“We have more time behind us than in front of us” utters Marcus Burnett (Martin Lawrence) to his partner Mike Lowery (Will Smith) before their near three-decade partnership is faced with its biggest challenge so far: death. Well, at least the realisation that perhaps for the first time, that they aren’t bulletproof despite the monikers garnered upon them in their years on the force and while they may still think they are Miami PD’s own brand of superheroes, age and time are slowing becoming less of a friend. Indeed, the same could be said for the franchise itself – after a 17-year gap, is there still room in the bloated multiplex lineups for the fast-talking, fast-driving, slo-mo shooting dynamic duo?
The time away, it seems, has done them good as all the pre-release amble was certainly to the contrary especially given Smith and Lawrence’s recent career downturns with the latter himself taking a step back from Hollywood, whilst The Fresh Prince struggled with Collateral Beauty, Bright and Gemini Man with his turn as Genie in Aladdin bringing him a much-needed hit. To say this was simply a cash-cow, returning to a burnt-out franchise effort might be easy but for all the rumours of would they/wouldn’t they, its something of a surprise to report that Bad Boys for Life is a big slice of fun.
Will Smith and Martin Lawrence star in Columbia Pictures’ BAD BOYS FOR LIFE.
Still working the beat that is like mardi gras every day (paraphrasing Smith’s classic “Miami”, there), Lowery and Burnett’s next assignment hits close to home and brings a secret past to the fore that soon sees them in the sights of ruthless and efficient killer turned drug cartel leader Armando Armas (Jacob Scipio). Burnett would rather be at home with his newly born grandchild but Lowery has other ideas, desperate to bring Armas to justice, even if it means teaming with AMMO, MPD’s newest élite team that’s faster, smarter and younger than our bad boys.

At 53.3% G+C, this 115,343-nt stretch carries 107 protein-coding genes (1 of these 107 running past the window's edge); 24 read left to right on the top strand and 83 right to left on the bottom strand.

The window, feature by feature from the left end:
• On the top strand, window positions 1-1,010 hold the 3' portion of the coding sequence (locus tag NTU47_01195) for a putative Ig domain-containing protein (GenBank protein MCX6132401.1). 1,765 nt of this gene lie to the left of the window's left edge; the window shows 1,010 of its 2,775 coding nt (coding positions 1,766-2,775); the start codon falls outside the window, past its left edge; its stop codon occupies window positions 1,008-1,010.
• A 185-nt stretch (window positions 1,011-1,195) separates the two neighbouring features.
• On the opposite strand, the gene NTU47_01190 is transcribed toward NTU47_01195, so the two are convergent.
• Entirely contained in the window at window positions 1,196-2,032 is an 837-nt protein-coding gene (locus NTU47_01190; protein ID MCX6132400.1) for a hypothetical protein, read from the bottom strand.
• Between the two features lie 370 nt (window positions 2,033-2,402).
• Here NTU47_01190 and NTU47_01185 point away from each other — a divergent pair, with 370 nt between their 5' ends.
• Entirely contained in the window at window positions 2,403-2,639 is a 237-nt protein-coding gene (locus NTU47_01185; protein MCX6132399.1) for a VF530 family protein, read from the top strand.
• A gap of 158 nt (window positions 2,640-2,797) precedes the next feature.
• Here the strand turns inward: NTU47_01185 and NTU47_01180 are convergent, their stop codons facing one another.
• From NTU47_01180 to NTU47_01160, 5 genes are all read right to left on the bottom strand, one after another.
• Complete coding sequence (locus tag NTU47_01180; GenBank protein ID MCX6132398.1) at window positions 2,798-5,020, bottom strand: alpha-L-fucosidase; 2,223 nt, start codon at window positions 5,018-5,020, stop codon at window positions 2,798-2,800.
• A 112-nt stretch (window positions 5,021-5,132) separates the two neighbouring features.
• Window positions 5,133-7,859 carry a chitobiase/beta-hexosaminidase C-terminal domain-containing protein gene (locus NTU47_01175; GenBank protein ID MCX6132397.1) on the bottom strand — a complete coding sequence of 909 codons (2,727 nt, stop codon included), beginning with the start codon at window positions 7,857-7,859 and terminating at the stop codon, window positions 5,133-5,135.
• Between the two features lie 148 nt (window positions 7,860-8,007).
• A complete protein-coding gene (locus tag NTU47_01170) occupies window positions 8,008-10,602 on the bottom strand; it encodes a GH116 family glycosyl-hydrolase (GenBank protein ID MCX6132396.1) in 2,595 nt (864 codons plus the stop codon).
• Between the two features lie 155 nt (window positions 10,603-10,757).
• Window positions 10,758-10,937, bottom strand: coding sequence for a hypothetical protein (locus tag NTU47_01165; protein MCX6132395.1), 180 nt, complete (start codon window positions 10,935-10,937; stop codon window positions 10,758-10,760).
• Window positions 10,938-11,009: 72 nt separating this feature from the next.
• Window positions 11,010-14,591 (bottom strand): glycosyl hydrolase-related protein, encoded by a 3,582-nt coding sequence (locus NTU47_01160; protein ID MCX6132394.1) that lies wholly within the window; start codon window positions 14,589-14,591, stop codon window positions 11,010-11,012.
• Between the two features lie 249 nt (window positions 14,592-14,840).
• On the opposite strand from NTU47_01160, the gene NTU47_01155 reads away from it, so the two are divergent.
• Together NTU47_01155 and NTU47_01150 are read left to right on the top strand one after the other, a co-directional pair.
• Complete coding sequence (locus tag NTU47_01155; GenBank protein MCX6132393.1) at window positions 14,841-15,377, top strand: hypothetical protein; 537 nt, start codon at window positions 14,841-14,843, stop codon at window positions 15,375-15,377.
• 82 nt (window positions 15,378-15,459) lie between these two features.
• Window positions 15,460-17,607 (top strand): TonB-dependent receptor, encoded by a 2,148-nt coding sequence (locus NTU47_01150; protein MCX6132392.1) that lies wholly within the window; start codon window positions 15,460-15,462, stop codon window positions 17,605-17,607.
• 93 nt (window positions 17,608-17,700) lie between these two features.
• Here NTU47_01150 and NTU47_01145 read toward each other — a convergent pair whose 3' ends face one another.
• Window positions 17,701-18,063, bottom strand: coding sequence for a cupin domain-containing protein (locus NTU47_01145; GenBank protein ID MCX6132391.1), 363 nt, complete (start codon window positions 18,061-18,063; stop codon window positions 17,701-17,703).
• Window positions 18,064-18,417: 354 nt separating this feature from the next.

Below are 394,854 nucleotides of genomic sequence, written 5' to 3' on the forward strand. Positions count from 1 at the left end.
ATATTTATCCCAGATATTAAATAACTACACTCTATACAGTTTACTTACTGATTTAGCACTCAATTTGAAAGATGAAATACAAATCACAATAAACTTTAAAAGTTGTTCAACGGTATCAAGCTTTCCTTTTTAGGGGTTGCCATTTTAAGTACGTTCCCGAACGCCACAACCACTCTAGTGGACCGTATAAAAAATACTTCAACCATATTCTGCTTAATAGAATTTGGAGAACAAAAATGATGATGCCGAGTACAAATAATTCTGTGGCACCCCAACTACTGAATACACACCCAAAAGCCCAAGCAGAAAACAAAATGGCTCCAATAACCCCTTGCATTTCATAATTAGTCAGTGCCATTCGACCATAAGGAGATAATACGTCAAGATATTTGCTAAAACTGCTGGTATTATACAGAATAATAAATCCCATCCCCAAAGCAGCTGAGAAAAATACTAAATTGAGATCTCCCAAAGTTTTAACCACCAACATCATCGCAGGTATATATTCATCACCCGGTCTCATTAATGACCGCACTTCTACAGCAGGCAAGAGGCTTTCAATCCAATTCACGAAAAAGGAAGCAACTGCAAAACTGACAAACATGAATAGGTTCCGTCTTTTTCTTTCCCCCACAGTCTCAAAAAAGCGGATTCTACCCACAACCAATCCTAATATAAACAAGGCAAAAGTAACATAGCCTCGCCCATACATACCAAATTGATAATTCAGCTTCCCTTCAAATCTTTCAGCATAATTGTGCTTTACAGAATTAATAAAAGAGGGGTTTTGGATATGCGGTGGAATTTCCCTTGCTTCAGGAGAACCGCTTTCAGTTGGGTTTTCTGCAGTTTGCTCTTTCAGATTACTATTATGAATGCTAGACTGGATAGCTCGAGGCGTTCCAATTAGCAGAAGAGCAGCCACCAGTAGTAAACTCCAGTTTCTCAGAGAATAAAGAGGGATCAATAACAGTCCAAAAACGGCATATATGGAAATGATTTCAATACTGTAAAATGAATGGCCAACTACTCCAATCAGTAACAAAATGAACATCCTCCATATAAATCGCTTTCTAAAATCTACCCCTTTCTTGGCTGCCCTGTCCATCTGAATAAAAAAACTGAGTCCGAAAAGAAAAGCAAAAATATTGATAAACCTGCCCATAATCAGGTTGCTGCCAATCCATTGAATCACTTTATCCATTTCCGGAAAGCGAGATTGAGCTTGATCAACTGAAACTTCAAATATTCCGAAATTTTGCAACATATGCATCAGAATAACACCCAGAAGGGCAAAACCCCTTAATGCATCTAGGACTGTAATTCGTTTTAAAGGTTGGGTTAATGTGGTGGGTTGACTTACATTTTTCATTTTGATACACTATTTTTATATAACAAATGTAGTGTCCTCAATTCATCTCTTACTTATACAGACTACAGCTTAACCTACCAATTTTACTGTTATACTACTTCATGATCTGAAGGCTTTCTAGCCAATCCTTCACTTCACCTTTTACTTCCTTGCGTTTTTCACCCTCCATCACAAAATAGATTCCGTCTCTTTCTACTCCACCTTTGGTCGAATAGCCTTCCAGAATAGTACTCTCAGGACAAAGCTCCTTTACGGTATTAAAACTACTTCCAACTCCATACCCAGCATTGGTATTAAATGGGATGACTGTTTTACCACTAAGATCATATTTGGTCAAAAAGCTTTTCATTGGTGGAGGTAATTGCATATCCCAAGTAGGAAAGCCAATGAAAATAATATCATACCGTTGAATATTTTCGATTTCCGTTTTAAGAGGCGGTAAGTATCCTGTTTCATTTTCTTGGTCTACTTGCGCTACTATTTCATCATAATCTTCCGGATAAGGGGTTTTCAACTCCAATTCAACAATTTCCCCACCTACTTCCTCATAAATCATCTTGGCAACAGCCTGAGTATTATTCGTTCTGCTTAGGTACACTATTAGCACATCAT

While this one isn’t directed by Michael Bay, his fingerprints are so ingrained in the series that whoever too over was going to be asked to bring the same sharp, overly expansive, high-octane energy to proceedings. Original director Joe Carnahan may have gone a little more gritty, it’s Belgian directing duo Adil El Arbi and Bilall Fallah who ultimately got the gig and they are more in the spirit, and with much written about Smith’s growing influence, he seems to have won his gamble as the duo keep in the tradition while adding their own unique flavour to proceedings and for the most part it does the job admirably.
Subtly and strong narrative choices aren’t really in the franchise’s forte and BBFL is no different, with a story wafer-thin that moves from one set-piece to another whilst the supporting cast are given next to nothing to play with, but they aren’t why you buy your tickets. Still kicking it after all these years, Smith and Lawrence has lost none of their sparkle nor their sense of humour and while they’re not the spring chickens they were back in 1995, their energy is still ridiculously infectious and when they aren’t putting each other down over cars, family spa days and babies, they are shooting up bad guys as bad boys do. Despite it not being on their side, there’s more time to be had with these two just yet.
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Comedy, Action, Crime | USA, 2020 | 15 | 17th January 2020 | Sony Pictures Releasing | Dir.Adil El Arbi, Bilall Fallah | Martin Lawrence, Will Smith, Alexander Ludwig, Vanessa Hudgens, Joe Pantoliano